ICYMI: Ashley Storrie on Murphy Brown
Extra! Extra! Stand-up Ashley Storrie gives us the inside scoop on trendsetting newsroom sitcom Murphy Brown
Murphy Brown (no relation to Jackie, Gordon or Foxy) was an American sitcom that ran for 10 seasons, with an 11th coming out during the great revival rush of 2018. At times it was the most talked-about telly in the world, and I hadn’t heard of it until last week. I say hadn’t heard – I’d heard it referenced a million times, but thought she was a real person and not a decade-defining feminist fabrication – so please excuse my ignorance!
Murphy Brown kicks off strong; the pilot opens on a montage of newspaper and magazine covers where we quickly learn that Murphy Brown is in her 40s, fabulous, a revered journalist, and can’t keep a boyfriend. In those 20 seconds we’ve got everything we need to know about Murphy. Boil it down, spit it back out and you’ve got the makings of a hero.
Played by the ageless Candice Bergen (paired beautifully with a full-bodied William Shatner in Boston Legal and Miss Congeniality), Brown isn’t on-screen when we first delve into the world of FYI, a fictional news magazine. Instead, she’s being talked about by her colleagues: she’s in rehab, she’s notoriously bad tempered and once stood up Warren Beatty (I had to Google this joke, apparently in the olden days Warren Beatty was like Zac Efron). Also within the first five minutes of episode one there’s a joke about bestiality. It’s edgy and makes me happy.*
I watched six episodes in one sitting and loved it. Murphy makes mistakes but she’s a good reporter who fights for the truth and asks the hard questions. In a world of fake news and info wars, I can understand why the 2018 reboot didn’t really take off. It’s too idealistic, watching newscasters fret about the validity of their source.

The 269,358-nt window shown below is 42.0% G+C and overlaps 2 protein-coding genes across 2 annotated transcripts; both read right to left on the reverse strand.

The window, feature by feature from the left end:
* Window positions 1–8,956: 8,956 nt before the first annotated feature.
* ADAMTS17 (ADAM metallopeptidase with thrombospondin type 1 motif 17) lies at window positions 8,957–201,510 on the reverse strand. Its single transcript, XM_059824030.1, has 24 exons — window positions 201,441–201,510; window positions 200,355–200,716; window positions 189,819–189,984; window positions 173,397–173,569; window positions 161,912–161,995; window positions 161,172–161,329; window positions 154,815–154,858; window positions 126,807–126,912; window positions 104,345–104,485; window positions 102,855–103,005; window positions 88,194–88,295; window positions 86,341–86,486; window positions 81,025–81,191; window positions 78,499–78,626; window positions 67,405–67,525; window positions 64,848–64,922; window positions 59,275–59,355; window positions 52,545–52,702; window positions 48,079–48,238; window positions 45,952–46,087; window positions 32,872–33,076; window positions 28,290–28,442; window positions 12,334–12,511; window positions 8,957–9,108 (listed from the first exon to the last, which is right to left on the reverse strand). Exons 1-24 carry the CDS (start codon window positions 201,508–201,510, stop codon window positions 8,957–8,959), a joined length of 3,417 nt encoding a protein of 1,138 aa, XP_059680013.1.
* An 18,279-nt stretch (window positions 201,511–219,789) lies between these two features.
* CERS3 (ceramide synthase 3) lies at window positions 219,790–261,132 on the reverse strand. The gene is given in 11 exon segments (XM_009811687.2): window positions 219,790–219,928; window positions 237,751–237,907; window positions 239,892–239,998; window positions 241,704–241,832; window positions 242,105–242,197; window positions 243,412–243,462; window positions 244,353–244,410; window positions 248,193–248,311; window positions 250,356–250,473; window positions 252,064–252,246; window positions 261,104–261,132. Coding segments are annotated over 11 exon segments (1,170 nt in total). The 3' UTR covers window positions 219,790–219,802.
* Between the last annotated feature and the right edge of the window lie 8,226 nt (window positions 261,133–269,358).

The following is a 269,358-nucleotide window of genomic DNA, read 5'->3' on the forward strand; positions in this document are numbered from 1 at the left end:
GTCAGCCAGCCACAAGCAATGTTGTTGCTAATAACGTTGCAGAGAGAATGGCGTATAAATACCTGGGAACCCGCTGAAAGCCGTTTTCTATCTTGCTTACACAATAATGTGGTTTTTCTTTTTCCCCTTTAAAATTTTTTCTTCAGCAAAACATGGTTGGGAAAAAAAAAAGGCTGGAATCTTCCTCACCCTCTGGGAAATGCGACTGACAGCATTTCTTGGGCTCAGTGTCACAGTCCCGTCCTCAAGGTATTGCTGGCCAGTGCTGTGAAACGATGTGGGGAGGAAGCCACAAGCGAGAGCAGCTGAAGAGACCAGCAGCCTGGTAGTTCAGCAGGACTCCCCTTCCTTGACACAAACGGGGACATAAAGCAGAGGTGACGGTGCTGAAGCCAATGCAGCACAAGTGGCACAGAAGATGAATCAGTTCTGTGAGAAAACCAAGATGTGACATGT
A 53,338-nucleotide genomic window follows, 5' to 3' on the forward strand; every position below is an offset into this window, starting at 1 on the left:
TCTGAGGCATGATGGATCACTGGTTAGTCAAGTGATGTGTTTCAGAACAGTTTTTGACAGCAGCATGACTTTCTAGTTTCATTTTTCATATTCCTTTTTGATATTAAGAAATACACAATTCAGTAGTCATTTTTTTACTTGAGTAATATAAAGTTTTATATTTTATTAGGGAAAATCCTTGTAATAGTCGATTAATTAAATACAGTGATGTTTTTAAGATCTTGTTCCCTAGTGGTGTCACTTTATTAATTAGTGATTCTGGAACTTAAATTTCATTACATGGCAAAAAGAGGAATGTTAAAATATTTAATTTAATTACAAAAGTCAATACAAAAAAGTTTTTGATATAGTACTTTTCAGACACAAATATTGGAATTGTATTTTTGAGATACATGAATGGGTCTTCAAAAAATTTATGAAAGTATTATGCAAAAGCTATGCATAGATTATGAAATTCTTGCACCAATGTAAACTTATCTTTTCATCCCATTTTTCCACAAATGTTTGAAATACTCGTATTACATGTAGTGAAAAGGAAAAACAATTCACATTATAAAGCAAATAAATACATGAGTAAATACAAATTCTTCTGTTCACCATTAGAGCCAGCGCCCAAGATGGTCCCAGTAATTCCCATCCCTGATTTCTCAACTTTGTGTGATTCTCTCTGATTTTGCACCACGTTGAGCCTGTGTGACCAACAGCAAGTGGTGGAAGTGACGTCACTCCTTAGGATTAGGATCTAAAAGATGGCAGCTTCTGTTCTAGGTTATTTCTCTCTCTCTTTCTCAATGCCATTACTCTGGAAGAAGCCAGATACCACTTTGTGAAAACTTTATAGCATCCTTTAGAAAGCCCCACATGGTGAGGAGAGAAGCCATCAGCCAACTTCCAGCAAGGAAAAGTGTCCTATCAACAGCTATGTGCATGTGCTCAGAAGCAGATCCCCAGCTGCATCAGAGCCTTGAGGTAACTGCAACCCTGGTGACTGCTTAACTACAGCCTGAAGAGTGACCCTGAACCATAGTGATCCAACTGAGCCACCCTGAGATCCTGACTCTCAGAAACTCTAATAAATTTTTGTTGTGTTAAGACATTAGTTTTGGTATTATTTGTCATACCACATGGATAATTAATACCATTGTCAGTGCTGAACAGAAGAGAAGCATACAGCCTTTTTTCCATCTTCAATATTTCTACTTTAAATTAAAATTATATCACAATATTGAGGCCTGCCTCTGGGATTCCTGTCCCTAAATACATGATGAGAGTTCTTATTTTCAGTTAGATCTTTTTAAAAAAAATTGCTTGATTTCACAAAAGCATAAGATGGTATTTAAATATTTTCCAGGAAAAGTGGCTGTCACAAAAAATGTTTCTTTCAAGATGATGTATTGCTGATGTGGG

There were a lot of satisfying nuggets in the show; things in the background that I only caught at the last minute and running jokes that give the show a worn and comfortable feel. People pass money to each other in the background of scenes betting on Murphy’s bad behaviour, the patrons at the local pub shout angrily at newcomers to ‘Shut the door’ and Murphy’s got a strange live-in house painter who paints her ceilings like a loutish Michelangelo in dungarees and spats. For a workplace sitcom, it’s incredibly rich.
In later seasons, Murphy decides to have a baby and raise it alone. This caused public outcry when it aired, with senators speaking against Murphy Brown and the show’s writers for destroying American family values. At the time, showing a functioning, successful one parent family was controversial. She was a trailblazer, a fist to the glass ceiling.
Watching Murphy Brown, for me, was like meeting my friend’s mum for the first time. If you love 30 Rock, Gilmore Girls, Ally McBeal and Sex in The City then please meet their mumma; she’s a sassy blonde and she’s called Murphy.
Ashley is currently one of the stars of Up For It on BBC Scotland. Available on BBC iPlayer
* Watch the first ever episode of Midsomer Murders while you’re at it, and witness a sassy suspect pause very dramatically in the middle of the word ‘Constable’. That’s the edgiest thing I’ve ever seen.